I still have a lot of friends that run bike shops, and the shops that are my favorites are the ones that are “clubhouses” – places that are very welcoming; that invite people to stop in and chat. I wanted to create an atmosphere in which people could feel comfortable stopping in and asking, “What do you have that’s new?” or saying, “Here, let me show you this thing I’m working on,” without having to worry about making a purchase.

It’s that sense of discovery of new things that I hope keeps people wanting to come in and gets first-time shoppers happy that they’ve stopped.


What kinds of products are in your mix?

It’s like our website says, we carry art supplies, clever toys, nice paper and craft kits – anything and everything that supports people making things. For instance, right now we have scissors, rulers, X-ACTO knives, bone tools for paper arts, tools for working with clay, hot glue guns, woodburning kits, cut-resistant gloves and all kinds of brushes. We have GOLDEN Acrylics, M. Graham Watercolors and Winton Oil Colours, plus Tamiya acrylic enamel paints for model making. We carry Strathmore, Arches and Canson papers, and pads and journals from MD Paper in Japan, Leuchtturn from Germany and Field Notes from Chicago. Our stationery products are handcrafted by Moglea in Des Moines, Iowa.

Among my favorite products are little reusable blue screws – spelled SCRUs – for putting cardboard together. They’re from a company called Makedo, and they’re the most genius things that have ever existed for anybody who’s tried to build something out of cardboard, even something with moving parts.

We stock our shelves to meet the needs of families and walk-ins, particularly people who come in and say, “I’m bored, I want something to do.”


How many employees do you have?

Well, there’s me and Skip, the dog. But you could also count my son and two people who help out on Saturdays, Sundays and other days here and there.


How does having Decorah, Iowa, as a backdrop impact business?

Decorah is the one place in Iowa you can say “tourism” without chuckling a little. It’s the “Driftless Area,” meaning we don’t have drift left over from glaciers. We never had the ice.

It’s not what you think when you think of Iowa. Instead of vast fields of corn and soybeans, Decorah has bluffs, woods, trout streams and a lot of natural beauty. You can canoe, mountain bike, fish, and do other amazing things outside.

It’s a little town of 8,000 people combined with 2,000 students at Luther College. It’s an artistic community that comes out of being a little college town, but it’s also a tourist destination for the Midwest.

It’s one of the few places where people still walk around downtown and go to stores. A huge part of our business comes from foot traffic and people sort of happening upon us. I’d say more people look at our sign and say, “Well, let’s check that out,” than find us on Google.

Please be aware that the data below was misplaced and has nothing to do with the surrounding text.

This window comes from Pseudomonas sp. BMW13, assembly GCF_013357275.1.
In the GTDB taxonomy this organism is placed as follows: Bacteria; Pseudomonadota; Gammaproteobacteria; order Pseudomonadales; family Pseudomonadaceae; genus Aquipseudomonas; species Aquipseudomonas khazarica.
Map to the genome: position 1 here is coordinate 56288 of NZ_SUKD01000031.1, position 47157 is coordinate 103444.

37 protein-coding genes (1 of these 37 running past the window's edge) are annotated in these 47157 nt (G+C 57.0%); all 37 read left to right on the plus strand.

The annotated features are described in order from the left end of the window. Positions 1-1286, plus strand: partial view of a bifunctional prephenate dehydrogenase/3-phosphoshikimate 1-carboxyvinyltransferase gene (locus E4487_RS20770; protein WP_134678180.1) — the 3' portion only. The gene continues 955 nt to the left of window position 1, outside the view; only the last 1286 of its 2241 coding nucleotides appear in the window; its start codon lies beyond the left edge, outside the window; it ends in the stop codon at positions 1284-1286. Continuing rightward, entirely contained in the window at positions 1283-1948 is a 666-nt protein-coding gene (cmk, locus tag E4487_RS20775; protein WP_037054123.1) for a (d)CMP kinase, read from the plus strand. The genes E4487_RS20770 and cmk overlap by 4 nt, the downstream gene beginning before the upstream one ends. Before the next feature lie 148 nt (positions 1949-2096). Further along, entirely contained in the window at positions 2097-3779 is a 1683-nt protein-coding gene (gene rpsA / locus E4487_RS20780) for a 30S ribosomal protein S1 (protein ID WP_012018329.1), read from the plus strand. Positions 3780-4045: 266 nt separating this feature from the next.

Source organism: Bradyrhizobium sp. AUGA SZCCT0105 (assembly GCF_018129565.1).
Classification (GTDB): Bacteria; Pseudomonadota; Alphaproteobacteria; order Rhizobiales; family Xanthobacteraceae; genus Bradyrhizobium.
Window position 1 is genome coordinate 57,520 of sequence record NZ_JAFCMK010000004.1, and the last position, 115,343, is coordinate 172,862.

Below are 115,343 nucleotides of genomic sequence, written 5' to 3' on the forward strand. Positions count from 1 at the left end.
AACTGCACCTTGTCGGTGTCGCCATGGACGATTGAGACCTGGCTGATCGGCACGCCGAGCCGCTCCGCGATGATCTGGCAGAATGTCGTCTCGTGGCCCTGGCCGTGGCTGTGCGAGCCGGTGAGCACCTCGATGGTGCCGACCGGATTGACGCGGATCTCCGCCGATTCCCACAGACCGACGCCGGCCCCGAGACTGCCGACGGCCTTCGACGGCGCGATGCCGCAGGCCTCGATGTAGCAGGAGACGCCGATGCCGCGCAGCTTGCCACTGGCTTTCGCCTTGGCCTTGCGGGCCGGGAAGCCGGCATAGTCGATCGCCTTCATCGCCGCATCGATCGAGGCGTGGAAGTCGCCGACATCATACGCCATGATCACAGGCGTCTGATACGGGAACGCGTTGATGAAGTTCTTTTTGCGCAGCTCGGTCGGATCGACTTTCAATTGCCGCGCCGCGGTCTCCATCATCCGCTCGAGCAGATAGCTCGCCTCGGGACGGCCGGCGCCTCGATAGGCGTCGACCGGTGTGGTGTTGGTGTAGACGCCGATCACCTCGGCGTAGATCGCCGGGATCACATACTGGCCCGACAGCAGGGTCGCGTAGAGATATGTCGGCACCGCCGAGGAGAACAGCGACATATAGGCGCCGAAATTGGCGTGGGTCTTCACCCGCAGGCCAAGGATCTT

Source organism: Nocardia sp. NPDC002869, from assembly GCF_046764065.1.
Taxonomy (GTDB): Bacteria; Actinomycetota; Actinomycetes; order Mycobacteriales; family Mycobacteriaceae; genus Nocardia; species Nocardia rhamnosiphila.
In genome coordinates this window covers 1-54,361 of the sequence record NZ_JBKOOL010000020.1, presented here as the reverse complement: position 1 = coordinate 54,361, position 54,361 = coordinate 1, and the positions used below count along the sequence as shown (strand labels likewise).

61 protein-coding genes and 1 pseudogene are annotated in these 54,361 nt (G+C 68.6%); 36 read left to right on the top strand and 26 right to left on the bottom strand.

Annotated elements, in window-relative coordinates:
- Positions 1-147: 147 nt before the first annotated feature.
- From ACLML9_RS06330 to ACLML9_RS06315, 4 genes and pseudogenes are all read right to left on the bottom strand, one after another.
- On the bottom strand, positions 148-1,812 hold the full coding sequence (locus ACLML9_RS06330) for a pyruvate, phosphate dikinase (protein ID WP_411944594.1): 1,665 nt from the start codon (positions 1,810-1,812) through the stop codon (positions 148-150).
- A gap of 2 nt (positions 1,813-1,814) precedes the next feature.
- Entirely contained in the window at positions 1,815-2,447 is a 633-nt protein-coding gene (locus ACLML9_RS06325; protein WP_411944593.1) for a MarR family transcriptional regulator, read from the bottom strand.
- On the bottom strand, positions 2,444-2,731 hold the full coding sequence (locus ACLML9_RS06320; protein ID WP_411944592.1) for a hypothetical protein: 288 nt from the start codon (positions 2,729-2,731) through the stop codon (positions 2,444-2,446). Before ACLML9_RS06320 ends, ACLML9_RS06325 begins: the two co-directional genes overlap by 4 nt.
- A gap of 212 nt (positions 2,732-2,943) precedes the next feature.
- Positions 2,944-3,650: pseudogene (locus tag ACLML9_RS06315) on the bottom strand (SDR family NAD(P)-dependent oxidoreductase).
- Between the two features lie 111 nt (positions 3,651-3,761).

How much of the store’s culture is not just providing people with what they need to create, but actually supporting them as they look to make something – especially if it’s brand new to them?

I started an art supply store without having much background in art supplies. I love them, and I mess around with a lot of things, but I’m not an expert. It has been an education for me. We don’t approach it like we’re the experts. It’s more like, “What are you working on and how can we help you find what you need?” We all learn something from that.

We don’t do classes here, but ArtHaus, a local nonprofit, teaches art to both kids and adults. It’s a great place to learn. We support the classes there with our supplies. We also supply the local high school and middle school with some items, and we get some of the class lists from the college.


What’s next for Cardboard Robot?

We’re at the point where our idea worked and we’re looking at the next step. Do we mount a serious online campaign and do an online store? I feel that it goes against everything we are in the sense that online shopping is rarely fun. I want people to have the fun shopping experience we offer live in our store.

Okay, so does that mean opening another location somewhere? There are a lot of great communities that are relatively close by that have potential, from La Crosse to Iowa City to Minneapolis.

In Decorah, there’s not a Blick, Michaels or Hobby Lobby. We don’t have the kind of big box stores here that other art-materials stores would consider competitors. So if we go to another town that does have one of those, will it be the same? Can we replicate what we have here with our downtown? I don’t know. Maybe we’ll find out.